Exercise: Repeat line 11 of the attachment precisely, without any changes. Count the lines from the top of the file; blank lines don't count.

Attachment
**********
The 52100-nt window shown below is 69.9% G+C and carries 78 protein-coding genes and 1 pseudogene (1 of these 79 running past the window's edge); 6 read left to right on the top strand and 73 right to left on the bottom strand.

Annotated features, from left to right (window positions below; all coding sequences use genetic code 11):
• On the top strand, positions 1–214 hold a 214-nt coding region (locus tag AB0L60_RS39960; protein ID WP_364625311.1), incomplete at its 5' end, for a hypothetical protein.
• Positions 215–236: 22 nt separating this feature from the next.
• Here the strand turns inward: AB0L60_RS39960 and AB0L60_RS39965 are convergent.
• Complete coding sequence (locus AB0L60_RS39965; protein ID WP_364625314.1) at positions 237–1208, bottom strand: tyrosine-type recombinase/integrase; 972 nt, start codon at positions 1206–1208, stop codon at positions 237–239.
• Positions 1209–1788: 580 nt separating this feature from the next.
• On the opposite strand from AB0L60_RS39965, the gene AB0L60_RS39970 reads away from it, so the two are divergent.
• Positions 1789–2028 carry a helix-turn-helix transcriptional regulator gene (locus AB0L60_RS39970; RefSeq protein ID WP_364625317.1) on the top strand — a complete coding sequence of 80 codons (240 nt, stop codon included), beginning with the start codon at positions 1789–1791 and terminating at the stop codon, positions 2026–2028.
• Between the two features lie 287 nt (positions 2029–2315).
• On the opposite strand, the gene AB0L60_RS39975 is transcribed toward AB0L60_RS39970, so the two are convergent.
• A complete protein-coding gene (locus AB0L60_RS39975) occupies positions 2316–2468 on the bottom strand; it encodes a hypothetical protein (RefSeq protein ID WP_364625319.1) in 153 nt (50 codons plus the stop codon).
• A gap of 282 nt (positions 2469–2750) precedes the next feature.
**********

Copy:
• On the opposite strand, the gene AB0L60_RS39975 is transcribed toward AB0L60_RS39970, so the two are convergent.